Mr Neeson said: “What has been proposed shows the arrogance of an Executive that treats this Assembly with the greatest contempt. At present, the Executive exist in name only. The proposed financial monitoring process is too limited. It is worth defining the problem, because terms such as “downturn” and “credit crunch” are loosely bandied about. The Government’s difficulty is that the value of assets has decreased. Therefore, assumptions in relation to land sales – about which the Alliance Party was always wary – may turn out to be inaccurate. As much of the Executive’s future planning was based on those assumptions, there will be a significant detrimental effect.
“The downturn in the Republic of Ireland will have an impact on tax receipts and, therefore, on the availability of funding for the national development plan for Ireland, which includes projects in Northern Ireland, such as the Belfast to Larne road. Again, the Alliance Party was always wary that such funding might not be prioritised in the event of unfavourable economic conditions.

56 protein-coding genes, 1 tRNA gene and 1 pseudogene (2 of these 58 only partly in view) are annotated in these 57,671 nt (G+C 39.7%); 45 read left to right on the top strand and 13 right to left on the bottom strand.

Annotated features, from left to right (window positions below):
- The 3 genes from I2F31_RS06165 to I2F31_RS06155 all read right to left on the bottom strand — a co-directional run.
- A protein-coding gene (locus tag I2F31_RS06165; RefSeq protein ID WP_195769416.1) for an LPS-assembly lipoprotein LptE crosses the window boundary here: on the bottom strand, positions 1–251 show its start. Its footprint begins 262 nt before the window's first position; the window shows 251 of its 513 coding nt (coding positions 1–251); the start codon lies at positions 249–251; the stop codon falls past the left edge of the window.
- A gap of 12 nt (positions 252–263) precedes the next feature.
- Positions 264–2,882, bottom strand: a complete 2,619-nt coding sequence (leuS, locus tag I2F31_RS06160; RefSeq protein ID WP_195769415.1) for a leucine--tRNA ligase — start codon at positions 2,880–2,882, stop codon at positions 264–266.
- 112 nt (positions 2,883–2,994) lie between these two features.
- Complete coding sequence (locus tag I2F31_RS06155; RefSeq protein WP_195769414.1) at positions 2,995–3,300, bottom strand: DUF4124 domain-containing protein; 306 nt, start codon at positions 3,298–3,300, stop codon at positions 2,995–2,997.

“The credit crunch has an impact on borrowing, but that applies more to businesses and households than directly to Government. The political challenge of how to ensure that small businesses do not suffer at the hands of warier bankers is a big issue.
“I am also worried about the real danger that we will talk Northern Ireland into a more serious recession than that experienced in the rest of the UK.
“There is a real need for an annual budget in Northern Ireland. Every other political institution has an annual Budget. In order to function properly, this Assembly must also have an annual Budget; particularly bearing in mind the daily changing economic situation in Northern Ireland, the UK, the Republic of Ireland and globally.”